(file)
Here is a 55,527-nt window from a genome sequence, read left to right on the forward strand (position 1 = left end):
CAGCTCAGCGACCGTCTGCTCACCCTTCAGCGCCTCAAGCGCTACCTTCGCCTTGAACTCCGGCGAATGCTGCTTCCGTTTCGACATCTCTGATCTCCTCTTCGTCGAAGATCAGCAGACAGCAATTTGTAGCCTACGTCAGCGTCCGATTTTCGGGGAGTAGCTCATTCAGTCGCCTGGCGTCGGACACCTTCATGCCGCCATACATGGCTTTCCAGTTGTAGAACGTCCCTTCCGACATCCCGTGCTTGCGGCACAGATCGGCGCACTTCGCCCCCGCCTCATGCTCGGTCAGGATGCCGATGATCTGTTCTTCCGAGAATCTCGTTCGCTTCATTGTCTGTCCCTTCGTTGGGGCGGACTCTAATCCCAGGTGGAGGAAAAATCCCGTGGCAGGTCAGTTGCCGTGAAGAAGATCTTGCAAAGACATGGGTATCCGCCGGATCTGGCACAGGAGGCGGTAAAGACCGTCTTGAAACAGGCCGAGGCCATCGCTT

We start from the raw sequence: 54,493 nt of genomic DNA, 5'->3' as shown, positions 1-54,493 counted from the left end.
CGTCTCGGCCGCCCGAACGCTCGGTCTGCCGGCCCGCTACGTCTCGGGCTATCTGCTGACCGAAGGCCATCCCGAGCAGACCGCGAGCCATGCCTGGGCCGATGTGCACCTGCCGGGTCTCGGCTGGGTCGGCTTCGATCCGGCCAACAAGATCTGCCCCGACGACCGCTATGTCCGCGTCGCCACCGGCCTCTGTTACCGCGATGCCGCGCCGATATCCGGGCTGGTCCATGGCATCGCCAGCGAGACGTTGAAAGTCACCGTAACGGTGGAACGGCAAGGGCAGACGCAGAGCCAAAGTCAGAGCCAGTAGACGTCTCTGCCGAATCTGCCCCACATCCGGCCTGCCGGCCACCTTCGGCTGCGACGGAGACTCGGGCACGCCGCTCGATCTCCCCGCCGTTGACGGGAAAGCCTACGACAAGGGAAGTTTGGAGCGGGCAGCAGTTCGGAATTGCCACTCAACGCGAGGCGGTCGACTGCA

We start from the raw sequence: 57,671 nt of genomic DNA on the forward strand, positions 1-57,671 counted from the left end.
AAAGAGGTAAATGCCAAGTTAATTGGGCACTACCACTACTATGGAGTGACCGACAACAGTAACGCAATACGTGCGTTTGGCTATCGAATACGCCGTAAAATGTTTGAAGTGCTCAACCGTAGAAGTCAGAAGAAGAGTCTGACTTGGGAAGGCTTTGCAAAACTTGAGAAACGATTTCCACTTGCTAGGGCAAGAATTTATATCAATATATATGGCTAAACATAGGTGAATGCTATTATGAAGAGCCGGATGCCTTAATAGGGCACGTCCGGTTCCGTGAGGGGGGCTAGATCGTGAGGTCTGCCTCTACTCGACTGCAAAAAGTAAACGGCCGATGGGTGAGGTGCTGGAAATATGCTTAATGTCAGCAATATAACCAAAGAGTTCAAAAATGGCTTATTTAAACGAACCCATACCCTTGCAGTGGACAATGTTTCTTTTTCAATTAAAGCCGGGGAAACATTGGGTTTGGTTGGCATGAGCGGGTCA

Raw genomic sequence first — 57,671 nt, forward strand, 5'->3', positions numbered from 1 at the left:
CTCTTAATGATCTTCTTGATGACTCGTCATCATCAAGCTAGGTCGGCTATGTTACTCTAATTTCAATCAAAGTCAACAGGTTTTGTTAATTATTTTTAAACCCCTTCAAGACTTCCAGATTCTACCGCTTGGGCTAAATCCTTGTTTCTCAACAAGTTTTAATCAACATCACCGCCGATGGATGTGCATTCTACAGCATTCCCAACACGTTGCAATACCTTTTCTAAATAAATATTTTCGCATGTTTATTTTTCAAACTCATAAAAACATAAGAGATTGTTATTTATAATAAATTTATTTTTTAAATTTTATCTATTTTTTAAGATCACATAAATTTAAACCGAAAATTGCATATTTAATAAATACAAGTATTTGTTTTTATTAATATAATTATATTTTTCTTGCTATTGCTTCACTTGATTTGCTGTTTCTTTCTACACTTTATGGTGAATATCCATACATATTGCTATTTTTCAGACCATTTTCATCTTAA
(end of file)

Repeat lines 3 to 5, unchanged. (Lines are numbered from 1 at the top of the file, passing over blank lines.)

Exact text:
We start from the raw sequence: 54,493 nt of genomic DNA, 5'->3' as shown, positions 1-54,493 counted from the left end.
CGTCTCGGCCGCCCGAACGCTCGGTCTGCCGGCCCGCTACGTCTCGGGCTATCTGCTGACCGAAGGCCATCCCGAGCAGACCGCGAGCCATGCCTGGGCCGATGTGCACCTGCCGGGTCTCGGCTGGGTCGGCTTCGATCCGGCCAACAAGATCTGCCCCGACGACCGCTATGTCCGCGTCGCCACCGGCCTCTGTTACCGCGATGCCGCGCCGATATCCGGGCTGGTCCATGGCATCGCCAGCGAGACGTTGAAAGTCACCGTAACGGTGGAACGGCAAGGGCAGACGCAGAGCCAAAGTCAGAGCCAGTAGACGTCTCTGCCGAATCTGCCCCACATCCGGCCTGCCGGCCACCTTCGGCTGCGACGGAGACTCGGGCACGCCGCTCGATCTCCCCGCCGTTGACGGGAAAGCCTACGACAAGGGAAGTTTGGAGCGGGCAGCAGTTCGGAATTGCCACTCAACGCGAGGCGGTCGACTGCA

We start from the raw sequence: 57,671 nt of genomic DNA on the forward strand, positions 1-57,671 counted from the left end.